Joe "King" Oliver recorded "Wawawa" in the '20s. Bubber Miley, Cootie Williams, trumpeters, and Tricky Sam Nanton, trombonist, of the Duke Ellington Orchestra pioneered in using plunger mutes ("plumber's helper") to create wah-wah sounds.
The effect was used in the '30s on "Sugar Blues" by commercial Dixieland trumpeter Clyde McCoy, who built a long career around the sound, and even today has a popular wah-wah pedal by VOX named after him. "The Fat Man" the first hit by Fats Domino features Fats singing vocal trumpet wah-wah. Another New Orleans singer, Chuck Carbo frequently performs vocal wah-wah.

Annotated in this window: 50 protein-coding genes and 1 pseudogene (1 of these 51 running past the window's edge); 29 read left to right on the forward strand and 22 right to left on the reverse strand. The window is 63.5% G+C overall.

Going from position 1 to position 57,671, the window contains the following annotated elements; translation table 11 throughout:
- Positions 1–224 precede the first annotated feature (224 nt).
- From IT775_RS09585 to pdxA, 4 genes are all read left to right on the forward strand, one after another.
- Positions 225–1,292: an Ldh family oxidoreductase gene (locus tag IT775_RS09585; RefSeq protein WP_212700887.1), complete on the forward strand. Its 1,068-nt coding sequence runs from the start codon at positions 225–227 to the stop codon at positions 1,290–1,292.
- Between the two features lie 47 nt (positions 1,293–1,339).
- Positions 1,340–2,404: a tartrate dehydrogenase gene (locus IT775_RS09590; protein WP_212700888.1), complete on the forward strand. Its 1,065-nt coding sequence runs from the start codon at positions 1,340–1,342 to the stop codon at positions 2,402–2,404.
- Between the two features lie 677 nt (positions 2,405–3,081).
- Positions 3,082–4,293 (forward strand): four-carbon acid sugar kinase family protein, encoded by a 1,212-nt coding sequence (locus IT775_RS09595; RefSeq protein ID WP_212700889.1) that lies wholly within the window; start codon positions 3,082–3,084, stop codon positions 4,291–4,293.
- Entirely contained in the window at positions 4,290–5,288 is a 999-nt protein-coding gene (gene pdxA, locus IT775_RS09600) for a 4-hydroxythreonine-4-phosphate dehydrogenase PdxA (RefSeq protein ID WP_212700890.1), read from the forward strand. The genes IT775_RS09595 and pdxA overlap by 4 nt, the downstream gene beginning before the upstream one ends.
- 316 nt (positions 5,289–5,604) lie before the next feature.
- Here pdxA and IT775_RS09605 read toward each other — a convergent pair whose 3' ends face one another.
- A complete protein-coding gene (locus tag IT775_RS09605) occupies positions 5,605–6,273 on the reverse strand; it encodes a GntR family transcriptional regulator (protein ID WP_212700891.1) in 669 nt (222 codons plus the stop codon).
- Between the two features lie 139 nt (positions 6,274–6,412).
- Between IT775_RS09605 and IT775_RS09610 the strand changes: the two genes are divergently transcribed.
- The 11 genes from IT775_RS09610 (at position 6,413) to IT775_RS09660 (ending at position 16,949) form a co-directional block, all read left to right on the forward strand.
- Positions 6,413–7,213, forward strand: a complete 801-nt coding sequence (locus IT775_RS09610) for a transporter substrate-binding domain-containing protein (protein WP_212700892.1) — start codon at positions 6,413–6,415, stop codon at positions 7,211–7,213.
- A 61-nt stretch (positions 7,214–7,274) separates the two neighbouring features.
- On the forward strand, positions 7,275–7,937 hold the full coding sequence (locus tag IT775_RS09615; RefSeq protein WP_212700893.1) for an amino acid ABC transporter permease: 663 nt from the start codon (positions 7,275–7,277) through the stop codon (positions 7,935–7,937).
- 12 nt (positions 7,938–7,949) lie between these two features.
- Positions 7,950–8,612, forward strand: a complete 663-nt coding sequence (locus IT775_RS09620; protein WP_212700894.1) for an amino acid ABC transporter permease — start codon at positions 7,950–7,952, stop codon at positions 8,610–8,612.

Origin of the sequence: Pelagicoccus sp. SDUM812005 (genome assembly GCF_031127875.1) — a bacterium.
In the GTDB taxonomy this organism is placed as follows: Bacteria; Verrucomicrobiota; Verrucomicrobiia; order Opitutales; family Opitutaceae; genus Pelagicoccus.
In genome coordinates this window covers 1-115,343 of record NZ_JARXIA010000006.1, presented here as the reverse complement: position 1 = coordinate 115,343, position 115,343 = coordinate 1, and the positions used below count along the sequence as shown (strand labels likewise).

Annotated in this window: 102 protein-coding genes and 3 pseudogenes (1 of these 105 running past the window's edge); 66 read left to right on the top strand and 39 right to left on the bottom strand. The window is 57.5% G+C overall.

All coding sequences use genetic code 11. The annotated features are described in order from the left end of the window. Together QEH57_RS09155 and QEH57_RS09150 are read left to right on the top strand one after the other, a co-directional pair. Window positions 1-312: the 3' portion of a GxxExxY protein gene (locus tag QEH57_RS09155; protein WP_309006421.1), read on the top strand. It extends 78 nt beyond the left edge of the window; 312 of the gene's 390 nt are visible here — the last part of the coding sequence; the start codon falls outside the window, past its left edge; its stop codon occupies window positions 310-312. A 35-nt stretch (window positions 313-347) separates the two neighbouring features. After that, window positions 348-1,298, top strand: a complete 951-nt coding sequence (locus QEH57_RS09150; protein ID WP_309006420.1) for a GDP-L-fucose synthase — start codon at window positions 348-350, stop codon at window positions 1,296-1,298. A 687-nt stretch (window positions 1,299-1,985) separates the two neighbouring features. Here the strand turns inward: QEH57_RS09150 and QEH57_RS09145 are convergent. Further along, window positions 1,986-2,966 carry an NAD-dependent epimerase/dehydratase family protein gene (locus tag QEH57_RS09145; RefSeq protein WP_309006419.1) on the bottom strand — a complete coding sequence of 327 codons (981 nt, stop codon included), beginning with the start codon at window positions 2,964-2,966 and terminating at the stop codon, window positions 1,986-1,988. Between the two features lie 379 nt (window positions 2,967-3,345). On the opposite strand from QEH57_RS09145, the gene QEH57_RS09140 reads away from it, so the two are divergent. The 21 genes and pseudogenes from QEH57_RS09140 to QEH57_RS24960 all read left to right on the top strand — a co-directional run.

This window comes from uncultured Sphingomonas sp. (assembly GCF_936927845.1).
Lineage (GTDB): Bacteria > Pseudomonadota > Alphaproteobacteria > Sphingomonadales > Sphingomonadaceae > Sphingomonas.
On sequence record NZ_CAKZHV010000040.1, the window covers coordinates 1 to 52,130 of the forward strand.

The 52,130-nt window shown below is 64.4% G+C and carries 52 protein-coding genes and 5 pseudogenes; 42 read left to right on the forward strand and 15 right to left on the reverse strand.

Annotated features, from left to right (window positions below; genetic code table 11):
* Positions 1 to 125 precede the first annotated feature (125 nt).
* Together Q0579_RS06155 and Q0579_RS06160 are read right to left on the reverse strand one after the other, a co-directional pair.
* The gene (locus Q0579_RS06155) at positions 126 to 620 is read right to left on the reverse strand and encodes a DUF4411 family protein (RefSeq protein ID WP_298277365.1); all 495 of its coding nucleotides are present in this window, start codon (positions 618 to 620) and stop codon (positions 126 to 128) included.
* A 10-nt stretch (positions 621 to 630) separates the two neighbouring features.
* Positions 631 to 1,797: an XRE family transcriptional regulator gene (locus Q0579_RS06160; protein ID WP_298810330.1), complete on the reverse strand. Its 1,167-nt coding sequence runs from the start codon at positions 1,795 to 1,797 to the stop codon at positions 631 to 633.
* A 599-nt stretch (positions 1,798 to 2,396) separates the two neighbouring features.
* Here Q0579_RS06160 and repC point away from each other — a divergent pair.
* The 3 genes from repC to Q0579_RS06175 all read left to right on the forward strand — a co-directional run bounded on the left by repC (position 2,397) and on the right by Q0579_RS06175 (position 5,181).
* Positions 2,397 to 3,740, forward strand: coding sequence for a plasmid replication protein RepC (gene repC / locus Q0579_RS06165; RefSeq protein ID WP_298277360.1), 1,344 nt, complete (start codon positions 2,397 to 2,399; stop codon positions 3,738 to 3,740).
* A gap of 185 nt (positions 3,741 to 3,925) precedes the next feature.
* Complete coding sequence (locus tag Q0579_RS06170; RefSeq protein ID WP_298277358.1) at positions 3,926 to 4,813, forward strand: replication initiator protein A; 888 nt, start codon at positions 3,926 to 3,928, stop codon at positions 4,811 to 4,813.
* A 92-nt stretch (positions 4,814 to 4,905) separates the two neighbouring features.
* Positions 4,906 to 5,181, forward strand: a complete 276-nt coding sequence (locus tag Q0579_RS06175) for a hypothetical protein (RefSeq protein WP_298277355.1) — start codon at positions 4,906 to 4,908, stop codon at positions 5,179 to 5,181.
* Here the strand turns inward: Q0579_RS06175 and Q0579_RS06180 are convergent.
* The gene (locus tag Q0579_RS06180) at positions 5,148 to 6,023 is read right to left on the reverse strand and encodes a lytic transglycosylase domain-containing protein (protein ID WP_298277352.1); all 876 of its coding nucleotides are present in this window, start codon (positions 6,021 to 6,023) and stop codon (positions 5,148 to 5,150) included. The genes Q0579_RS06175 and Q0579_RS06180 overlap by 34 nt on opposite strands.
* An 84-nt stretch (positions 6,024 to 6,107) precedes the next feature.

Karlheinz Stockhausen notates the use of the wah-wah mute in his Punkte (1952/1962) in terms of transitions between open to close using open and closed circles connected by a line (Erickson 1975, p.73).
A familiar use of the wah-wah sound by trumpets today is the Peanuts cartoons. In the majority of cartoons, adults didn't speak, the sound they produced was a wah-wah sound. The most well known is Charlie Brown's teacher.
Wah-wah effects can also be achieved by using a vocoder to modulate an instrument sound, and speaking "wah-wah" into the modulation control input of the vocoder. The vocoder then impresses the formants of the spoken sound into the musical sound.